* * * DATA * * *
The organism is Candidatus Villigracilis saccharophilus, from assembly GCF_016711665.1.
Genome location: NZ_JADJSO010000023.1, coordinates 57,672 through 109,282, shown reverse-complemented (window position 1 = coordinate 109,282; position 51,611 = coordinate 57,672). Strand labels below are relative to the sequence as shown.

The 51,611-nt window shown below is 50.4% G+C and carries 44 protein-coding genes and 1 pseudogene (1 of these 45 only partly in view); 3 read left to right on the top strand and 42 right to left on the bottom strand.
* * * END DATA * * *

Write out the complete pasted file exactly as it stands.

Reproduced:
The organism is Candidatus Villigracilis saccharophilus, from assembly GCF_016711665.1.
Genome location: NZ_JADJSO010000023.1, coordinates 57,672 through 109,282, shown reverse-complemented (window position 1 = coordinate 109,282; position 51,611 = coordinate 57,672). Strand labels below are relative to the sequence as shown.

The 51,611-nt window shown below is 50.4% G+C and carries 44 protein-coding genes and 1 pseudogene (1 of these 45 only partly in view); 3 read left to right on the top strand and 42 right to left on the bottom strand.